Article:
Governing party candidate Felipe Calderon has called for unity with his defeated rival, after being formally declared Mexico's president-elect.
Calderon said he wanted to use opposition proposals
He said the country had to be united to defeat its real enemies - poverty, crime and unemployment.
But his opponent Andres Manuel Lopez Obrador, who lost by less than 1%, alleged widespread fraud, and still refuses to accept defeat.
Mr Calderon will take office on 1 December for a single six-year term.
"I want to again express my recognition of my adversaries," said Mr Calderon in a televised address on Tuesday evening.
"Their proposals, the most worthwhile ones, which are the most legitimate and representative, will be incorporated into my government programme.
"From my side, there will always be an extended hand and an open door to dialogue."
But Mr Lopez Obrador, whose supporters have held repeated demonstrations since the July election, said he did not accept the top electoral court's ruling.
"I do not recognize someone who tries to act as the chief federal executive without having a legitimate and democratic representation," he told supporters in Mexico City's main square, the zocalo.
The court decision came after weeks of legal wrangling over the closest presidential election in Mexican history.
The judges all voted in favour of a recommendation to declare Mr Calderon, candidate of the governing National Action Party (PAN), president-elect and reject allegations by Mr Lopez Obrador that the campaign had been unfair.
The final vote count gave Mr Calderon victory by 233,831 votes out of a total of some 41.6m cast.
The judges criticised political advertising during the campaign and the conduct of outgoing President Vicente Fox, but said this was not enough to declare the poll void.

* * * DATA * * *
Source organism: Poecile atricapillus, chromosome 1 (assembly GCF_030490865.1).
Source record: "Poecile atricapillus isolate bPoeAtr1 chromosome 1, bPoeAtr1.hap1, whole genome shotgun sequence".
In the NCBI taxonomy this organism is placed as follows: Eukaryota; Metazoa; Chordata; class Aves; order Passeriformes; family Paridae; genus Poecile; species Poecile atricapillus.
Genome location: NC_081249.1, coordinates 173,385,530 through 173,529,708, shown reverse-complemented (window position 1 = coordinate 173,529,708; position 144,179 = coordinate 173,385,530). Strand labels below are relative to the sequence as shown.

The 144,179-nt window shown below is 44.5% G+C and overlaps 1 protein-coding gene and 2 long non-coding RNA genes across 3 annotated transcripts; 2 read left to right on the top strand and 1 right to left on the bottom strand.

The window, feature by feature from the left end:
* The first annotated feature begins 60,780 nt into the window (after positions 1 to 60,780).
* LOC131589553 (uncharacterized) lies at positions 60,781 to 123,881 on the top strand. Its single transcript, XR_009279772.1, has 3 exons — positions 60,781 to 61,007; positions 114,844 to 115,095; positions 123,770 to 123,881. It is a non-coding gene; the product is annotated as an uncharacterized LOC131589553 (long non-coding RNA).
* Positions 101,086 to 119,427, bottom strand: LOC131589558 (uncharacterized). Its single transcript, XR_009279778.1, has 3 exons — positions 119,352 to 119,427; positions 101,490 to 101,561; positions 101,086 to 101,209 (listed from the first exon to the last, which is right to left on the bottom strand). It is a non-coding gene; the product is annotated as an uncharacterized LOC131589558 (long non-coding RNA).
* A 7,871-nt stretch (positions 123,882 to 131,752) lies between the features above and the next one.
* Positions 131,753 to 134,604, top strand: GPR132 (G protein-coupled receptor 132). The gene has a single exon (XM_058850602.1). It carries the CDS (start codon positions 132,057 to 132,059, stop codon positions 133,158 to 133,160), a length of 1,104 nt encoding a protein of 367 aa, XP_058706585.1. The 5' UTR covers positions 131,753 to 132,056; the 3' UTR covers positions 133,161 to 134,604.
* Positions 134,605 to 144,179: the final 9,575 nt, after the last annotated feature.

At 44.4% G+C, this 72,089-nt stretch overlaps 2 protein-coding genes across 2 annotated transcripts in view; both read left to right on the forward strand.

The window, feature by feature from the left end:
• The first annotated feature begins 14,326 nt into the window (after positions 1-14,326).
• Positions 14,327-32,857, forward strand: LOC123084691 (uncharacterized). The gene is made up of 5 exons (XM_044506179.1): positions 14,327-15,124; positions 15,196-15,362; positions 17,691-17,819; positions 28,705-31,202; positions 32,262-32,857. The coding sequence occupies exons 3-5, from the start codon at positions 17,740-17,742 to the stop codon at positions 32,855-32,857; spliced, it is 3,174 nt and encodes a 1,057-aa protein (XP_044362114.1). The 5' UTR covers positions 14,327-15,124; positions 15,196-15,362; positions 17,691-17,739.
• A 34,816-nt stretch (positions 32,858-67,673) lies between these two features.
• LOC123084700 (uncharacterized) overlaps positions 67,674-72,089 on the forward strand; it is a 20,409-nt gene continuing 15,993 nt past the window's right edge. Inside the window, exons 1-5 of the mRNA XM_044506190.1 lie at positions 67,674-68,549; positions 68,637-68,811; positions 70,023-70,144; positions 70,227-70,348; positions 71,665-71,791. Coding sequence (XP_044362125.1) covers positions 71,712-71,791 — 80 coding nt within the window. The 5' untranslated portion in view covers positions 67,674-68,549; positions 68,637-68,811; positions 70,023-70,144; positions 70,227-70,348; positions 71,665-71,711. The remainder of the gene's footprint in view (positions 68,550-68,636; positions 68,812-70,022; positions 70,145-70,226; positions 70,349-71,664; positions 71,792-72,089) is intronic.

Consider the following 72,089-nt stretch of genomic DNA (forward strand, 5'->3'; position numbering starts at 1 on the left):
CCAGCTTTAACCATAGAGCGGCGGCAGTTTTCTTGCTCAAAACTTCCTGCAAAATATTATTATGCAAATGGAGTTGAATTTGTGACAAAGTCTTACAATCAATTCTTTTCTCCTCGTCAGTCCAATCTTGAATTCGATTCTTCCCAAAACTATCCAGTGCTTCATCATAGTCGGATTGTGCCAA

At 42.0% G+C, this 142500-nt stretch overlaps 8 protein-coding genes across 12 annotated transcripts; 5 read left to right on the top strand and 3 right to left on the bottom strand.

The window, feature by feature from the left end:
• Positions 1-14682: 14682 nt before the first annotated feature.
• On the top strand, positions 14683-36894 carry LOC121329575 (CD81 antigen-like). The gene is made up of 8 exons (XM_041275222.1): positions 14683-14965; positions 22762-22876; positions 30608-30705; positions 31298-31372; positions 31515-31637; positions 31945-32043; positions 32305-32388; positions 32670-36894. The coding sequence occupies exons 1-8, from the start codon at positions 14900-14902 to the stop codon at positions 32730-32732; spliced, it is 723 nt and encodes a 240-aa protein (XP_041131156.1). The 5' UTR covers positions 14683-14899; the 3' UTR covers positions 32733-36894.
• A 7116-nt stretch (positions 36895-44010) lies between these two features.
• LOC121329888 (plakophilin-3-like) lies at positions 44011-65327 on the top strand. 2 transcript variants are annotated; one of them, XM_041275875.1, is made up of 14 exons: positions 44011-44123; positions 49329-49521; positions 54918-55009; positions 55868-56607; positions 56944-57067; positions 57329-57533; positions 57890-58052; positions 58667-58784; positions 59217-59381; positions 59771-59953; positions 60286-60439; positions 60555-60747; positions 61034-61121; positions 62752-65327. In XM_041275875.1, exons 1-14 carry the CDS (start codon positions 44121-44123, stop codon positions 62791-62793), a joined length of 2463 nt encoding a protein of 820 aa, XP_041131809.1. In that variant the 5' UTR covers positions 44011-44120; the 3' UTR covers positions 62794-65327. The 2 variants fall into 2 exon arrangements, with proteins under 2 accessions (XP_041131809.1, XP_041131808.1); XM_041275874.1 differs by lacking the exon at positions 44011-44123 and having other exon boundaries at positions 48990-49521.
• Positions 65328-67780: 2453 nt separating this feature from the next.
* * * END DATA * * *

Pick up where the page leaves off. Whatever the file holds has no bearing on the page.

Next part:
Lopez Obrador still insists that he won the poll
Outside the court in Mexico City, Mr Lopez Obrador's supporters wept and set off fireworks that could be heard inside as the judges announced their decision.
"This has been fraudulent from start to finish," Claudio Martinez told the Associated Press news agency.
The court's president, Leonel Castillo urged Mexicans to unite and heal the deep divisions exposed by the election and its aftermath.
"I hope we conclude this electoral process leaving confrontation behind," he said.
But that is unlikely in the bitter political climate, correspondents say.
Last Friday, there were chaotic scenes in the Congress when dozens of opposition deputies took over the podium and prevented President Fox from making his state-of-the-nation speech.
The electoral court's ruling is final
Since the election, Mr Lopez Obrador's supporters have been almost permanently camped out in the capital's main square.
Thousands of Mexicans turned out on Sunday at a rally in Mexico City in which Mr Lopez Obrador declared he would go ahead and set up what he called a "national democratic convention" on 16 September - Mexico's Independence Day.
The United States has congratulated Mr Calderon on his victory.
"We expect our relationship with Mexico to continue to be broad, deep, and productive for both our countries under the administration of President-elect Calderon," said White House spokeswoman Dana Perino.